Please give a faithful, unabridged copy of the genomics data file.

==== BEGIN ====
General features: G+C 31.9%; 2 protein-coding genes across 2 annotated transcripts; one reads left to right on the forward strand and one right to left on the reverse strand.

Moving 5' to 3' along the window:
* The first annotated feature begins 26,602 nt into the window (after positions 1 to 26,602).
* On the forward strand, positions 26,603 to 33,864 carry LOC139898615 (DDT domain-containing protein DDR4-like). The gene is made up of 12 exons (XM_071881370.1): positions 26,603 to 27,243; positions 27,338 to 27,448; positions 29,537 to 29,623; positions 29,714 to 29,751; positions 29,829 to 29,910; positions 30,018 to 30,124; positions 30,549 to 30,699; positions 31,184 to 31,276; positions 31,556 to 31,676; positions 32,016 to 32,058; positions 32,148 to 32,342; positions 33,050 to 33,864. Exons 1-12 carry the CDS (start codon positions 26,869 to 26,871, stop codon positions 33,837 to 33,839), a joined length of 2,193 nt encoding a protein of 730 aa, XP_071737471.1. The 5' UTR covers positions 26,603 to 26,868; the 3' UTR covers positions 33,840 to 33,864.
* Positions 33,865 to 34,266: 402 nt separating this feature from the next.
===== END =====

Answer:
General features: G+C 31.9%; 2 protein-coding genes across 2 annotated transcripts; one reads left to right on the forward strand and one right to left on the reverse strand.

Moving 5' to 3' along the window:
* The first annotated feature begins 26,602 nt into the window (after positions 1 to 26,602).
* On the forward strand, positions 26,603 to 33,864 carry LOC139898615 (DDT domain-containing protein DDR4-like). The gene is made up of 12 exons (XM_071881370.1): positions 26,603 to 27,243; positions 27,338 to 27,448; positions 29,537 to 29,623; positions 29,714 to 29,751; positions 29,829 to 29,910; positions 30,018 to 30,124; positions 30,549 to 30,699; positions 31,184 to 31,276; positions 31,556 to 31,676; positions 32,016 to 32,058; positions 32,148 to 32,342; positions 33,050 to 33,864. Exons 1-12 carry the CDS (start codon positions 26,869 to 26,871, stop codon positions 33,837 to 33,839), a joined length of 2,193 nt encoding a protein of 730 aa, XP_071737471.1. The 5' UTR covers positions 26,603 to 26,868; the 3' UTR covers positions 33,840 to 33,864.
* Positions 33,865 to 34,266: 402 nt separating this feature from the next.